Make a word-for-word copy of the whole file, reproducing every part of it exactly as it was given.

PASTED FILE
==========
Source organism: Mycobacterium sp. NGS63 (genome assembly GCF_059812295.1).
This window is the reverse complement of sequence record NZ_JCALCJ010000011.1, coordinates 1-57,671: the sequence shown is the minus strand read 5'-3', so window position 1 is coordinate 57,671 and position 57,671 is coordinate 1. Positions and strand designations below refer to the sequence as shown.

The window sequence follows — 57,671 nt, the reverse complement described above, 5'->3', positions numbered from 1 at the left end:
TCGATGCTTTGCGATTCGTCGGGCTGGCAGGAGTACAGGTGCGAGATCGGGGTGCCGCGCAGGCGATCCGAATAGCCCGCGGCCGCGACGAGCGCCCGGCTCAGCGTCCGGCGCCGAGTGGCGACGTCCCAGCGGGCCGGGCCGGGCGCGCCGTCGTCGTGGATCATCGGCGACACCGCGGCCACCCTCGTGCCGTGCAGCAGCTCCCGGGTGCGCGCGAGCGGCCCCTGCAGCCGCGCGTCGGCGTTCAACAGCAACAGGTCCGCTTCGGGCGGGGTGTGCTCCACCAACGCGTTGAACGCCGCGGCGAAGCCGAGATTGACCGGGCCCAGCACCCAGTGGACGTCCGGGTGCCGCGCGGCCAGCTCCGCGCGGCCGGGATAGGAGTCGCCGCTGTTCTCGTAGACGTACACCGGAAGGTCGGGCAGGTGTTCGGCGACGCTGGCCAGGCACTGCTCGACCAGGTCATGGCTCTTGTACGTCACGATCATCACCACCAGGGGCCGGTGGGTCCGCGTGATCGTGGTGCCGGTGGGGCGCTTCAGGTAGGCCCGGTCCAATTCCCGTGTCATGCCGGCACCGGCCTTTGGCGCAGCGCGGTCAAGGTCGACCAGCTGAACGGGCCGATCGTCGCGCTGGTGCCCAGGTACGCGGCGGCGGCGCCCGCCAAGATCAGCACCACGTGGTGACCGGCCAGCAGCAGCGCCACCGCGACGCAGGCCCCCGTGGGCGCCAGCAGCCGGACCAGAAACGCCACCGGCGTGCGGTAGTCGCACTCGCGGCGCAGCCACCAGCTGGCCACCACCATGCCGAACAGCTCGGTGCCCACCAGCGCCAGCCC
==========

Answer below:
Source organism: Mycobacterium sp. NGS63 (genome assembly GCF_059812295.1).
This window is the reverse complement of sequence record NZ_JCALCJ010000011.1, coordinates 1-57,671: the sequence shown is the minus strand read 5'-3', so window position 1 is coordinate 57,671 and position 57,671 is coordinate 1. Positions and strand designations below refer to the sequence as shown.

The window sequence follows — 57,671 nt, the reverse complement described above, 5'->3', positions numbered from 1 at the left end:
TCGATGCTTTGCGATTCGTCGGGCTGGCAGGAGTACAGGTGCGAGATCGGGGTGCCGCGCAGGCGATCCGAATAGCCCGCGGCCGCGACGAGCGCCCGGCTCAGCGTCCGGCGCCGAGTGGCGACGTCCCAGCGGGCCGGGCCGGGCGCGCCGTCGTCGTGGATCATCGGCGACACCGCGGCCACCCTCGTGCCGTGCAGCAGCTCCCGGGTGCGCGCGAGCGGCCCCTGCAGCCGCGCGTCGGCGTTCAACAGCAACAGGTCCGCTTCGGGCGGGGTGTGCTCCACCAACGCGTTGAACGCCGCGGCGAAGCCGAGATTGACCGGGCCCAGCACCCAGTGGACGTCCGGGTGCCGCGCGGCCAGCTCCGCGCGGCCGGGATAGGAGTCGCCGCTGTTCTCGTAGACGTACACCGGAAGGTCGGGCAGGTGTTCGGCGACGCTGGCCAGGCACTGCTCGACCAGGTCATGGCTCTTGTACGTCACGATCATCACCACCAGGGGCCGGTGGGTCCGCGTGATCGTGGTGCCGGTGGGGCGCTTCAGGTAGGCCCGGTCCAATTCCCGTGTCATGCCGGCACCGGCCTTTGGCGCAGCGCGGTCAAGGTCGACCAGCTGAACGGGCCGATCGTCGCGCTGGTGCCCAGGTACGCGGCGGCGGCGCCCGCCAAGATCAGCACCACGTGGTGACCGGCCAGCAGCAGCGCCACCGCGACGCAGGCCCCCGTGGGCGCCAGCAGCCGGACCAGAAACGCCACCGGCGTGCGGTAGTCGCACTCGCGGCGCAGCCACCAGCTGGCCACCACCATGCCGAACAGCTCGGTGCCCACCAGCGCCAGCCC